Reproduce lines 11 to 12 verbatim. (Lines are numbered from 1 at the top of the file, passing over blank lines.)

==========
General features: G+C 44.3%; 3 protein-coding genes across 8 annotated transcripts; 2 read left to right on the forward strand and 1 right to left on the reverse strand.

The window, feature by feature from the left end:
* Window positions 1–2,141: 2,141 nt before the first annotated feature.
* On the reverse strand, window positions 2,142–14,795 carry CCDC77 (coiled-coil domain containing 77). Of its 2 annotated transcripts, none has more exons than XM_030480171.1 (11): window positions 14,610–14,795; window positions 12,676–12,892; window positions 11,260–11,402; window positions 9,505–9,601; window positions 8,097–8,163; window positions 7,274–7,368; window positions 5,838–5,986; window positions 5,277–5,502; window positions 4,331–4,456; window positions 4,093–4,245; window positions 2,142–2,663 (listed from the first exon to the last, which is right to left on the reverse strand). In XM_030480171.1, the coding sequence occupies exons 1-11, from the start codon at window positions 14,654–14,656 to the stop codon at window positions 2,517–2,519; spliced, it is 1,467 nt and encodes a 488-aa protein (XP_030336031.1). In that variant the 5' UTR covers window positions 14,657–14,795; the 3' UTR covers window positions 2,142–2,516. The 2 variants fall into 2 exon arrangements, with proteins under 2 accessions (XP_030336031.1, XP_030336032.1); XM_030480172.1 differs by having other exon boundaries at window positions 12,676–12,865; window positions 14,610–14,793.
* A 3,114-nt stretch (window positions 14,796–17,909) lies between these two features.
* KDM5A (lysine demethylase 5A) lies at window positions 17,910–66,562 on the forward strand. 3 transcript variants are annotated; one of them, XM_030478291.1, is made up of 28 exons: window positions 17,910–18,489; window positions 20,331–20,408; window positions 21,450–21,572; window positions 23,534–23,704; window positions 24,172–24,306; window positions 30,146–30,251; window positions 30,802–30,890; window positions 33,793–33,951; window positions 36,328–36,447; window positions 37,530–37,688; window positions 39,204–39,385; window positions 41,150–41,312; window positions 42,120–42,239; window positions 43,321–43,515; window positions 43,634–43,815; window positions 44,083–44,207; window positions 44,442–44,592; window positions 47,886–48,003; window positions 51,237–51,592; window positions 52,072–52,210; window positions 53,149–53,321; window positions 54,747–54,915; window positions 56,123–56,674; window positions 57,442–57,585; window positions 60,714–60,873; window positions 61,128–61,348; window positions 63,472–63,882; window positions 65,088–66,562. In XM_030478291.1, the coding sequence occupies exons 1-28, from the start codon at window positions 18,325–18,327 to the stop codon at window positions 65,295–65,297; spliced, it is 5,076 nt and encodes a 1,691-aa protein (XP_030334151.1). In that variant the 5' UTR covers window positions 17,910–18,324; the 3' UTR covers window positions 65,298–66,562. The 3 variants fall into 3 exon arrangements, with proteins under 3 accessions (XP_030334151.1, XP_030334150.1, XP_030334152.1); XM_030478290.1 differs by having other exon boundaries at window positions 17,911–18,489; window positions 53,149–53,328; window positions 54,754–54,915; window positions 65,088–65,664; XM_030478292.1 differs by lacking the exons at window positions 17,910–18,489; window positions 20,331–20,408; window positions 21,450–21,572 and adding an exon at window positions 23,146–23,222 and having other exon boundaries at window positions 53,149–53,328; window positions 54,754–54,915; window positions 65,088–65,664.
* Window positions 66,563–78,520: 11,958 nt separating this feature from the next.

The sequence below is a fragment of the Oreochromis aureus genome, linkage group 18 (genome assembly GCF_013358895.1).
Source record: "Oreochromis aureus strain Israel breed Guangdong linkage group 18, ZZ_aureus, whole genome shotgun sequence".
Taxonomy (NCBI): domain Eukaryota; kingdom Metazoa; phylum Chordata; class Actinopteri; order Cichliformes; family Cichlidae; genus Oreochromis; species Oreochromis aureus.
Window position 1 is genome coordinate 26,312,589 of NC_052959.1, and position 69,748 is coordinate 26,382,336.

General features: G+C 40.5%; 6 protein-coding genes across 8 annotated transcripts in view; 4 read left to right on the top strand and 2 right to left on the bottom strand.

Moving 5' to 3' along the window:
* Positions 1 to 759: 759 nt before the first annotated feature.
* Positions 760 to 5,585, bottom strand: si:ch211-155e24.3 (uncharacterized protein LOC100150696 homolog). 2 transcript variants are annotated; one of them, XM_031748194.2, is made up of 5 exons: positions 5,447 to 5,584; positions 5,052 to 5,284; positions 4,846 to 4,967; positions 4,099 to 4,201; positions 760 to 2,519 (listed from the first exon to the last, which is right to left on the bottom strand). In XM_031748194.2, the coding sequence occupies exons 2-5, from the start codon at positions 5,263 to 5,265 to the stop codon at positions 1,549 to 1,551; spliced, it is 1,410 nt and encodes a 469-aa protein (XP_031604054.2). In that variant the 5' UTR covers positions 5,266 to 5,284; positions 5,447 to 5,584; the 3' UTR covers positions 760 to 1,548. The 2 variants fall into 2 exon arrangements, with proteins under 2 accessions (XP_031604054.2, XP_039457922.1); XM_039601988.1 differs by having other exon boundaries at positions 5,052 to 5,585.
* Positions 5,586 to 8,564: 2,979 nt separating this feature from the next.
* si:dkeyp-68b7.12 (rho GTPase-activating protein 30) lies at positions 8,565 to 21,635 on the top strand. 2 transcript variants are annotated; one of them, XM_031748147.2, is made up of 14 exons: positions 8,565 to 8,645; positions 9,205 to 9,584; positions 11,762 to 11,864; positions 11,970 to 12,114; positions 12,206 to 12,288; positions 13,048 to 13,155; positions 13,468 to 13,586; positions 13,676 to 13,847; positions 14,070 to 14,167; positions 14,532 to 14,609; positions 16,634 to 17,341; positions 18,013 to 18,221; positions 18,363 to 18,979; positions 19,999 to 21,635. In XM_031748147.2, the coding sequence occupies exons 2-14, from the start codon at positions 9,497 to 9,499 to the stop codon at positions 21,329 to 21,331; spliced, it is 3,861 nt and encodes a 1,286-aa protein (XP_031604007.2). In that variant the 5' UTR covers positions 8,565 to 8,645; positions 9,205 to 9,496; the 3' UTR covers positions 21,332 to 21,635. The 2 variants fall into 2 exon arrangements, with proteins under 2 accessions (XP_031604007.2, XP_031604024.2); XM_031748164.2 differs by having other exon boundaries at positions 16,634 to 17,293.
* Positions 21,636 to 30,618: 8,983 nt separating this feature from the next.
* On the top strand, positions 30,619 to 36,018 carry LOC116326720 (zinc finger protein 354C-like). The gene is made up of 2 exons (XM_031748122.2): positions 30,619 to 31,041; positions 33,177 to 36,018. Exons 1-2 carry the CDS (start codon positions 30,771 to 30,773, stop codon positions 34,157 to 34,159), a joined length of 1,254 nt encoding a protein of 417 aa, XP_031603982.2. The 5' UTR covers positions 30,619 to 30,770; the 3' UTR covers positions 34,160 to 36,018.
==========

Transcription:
Window position 1 is genome coordinate 26,312,589 of NC_052959.1, and position 69,748 is coordinate 26,382,336.

General features: G+C 40.5%; 6 protein-coding genes across 8 annotated transcripts in view; 4 read left to right on the top strand and 2 right to left on the bottom strand.